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    Saturday, January 19, 2019-2:45:08P.M.






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Our islands, our language, our culture

AN Auckland University research published in Jan. 2009 suggested that most of Pacific population originated in Taiwan around 5,200 years ago.

The Austronesian language family is one of the largest in the world, with 1,200 languages spread across the Pacific, said Professor Russell Gray of the University of Auckland’s Department of Psychology.

The settlement of the Pacific is one of the most remarkable prehistoric human population expansions, he added.

After studying the basic vocabulary from these languages, such as words for animals, simple verbs, colors and numbers, researchers traced how these languages evolved.

Relationships between these languages give a detailed history of Pacific settlement including seven languages in the Micronesian.

The nuclear Micronesian languages include Marshallese, Gilbertese, Chuukese, Pohnpeian, Kosraean, Carolinean and Ulithian. Two more languages of Micronesia that belong to the Polynesian group are Nukuoro and Kapingamarangi.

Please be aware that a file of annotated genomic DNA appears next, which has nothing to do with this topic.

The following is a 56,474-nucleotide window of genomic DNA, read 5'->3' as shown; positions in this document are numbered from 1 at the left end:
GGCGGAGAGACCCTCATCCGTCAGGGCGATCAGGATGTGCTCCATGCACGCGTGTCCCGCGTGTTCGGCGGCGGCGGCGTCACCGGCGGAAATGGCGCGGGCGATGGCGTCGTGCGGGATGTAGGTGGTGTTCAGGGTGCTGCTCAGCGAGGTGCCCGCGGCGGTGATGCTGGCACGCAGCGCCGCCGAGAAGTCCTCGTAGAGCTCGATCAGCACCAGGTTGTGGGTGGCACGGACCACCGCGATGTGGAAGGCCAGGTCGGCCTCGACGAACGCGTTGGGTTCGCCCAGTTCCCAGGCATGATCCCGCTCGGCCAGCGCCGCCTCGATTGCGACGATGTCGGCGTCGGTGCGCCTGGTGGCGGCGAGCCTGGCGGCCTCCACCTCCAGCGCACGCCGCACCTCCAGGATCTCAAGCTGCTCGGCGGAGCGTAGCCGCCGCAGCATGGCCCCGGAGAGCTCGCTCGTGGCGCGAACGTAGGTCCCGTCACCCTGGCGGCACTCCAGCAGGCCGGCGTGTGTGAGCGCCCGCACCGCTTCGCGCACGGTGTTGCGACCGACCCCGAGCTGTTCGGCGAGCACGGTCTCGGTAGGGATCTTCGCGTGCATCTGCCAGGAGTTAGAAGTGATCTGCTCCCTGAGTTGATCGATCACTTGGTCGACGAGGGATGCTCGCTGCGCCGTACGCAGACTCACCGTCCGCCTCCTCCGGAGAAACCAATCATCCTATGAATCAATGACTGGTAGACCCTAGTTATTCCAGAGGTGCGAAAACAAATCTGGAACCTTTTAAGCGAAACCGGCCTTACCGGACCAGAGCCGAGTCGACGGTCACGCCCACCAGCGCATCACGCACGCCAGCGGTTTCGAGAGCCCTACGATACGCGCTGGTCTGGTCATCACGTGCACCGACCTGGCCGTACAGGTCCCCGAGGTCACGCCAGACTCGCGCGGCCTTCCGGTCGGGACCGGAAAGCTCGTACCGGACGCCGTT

Two languages spoken in Micronesia appear to be most closely related to the Western, or Indonesian, branch of the Austronesian languages — Chamorro, closely similar to the languages of the Philippines; and Palauan, the affinities of which are less certain but clearly Indonesian, according to Carlos Everett Conan of the University of Chattanooga, Tennessee.

Islanders interviewed by this writer believe that children on Saipan and other Micronesian islands are “losing” their native language and culture.

Instead of learning their traditions, island children seem “distracted” by other cultures and languages.

Living in a multi-ethnic community, children can also learn different social, psychological and linguistic perspectives about their own culture.

Mike Byram of Dunham University in England said culture is defined shared beliefs, values, and behaviors of a social group. He said language is a tool for exchange of information and also a symbolic system with power to create and shape symbolic realities such as values and perception and identities through discourse.

Culture and language are the way people share their group’s values, realities and behavior.

According to Beverly Otto, author of “Language Development in Early Childhood,” language socialization patterns may differ from those favored in the school classroom in the following ways: the amount of talk directed to preschool children; the participation of young children as conversation partners with adults; opportunities children have to explain or give a personal interpretation of events; the types of questions asked of children during storybook sharing; and the forms of narrative that are used (e.g., fiction, nonfiction, or ongoing narratives).

Parents must learn the tools that can help their children learn and speak their local language.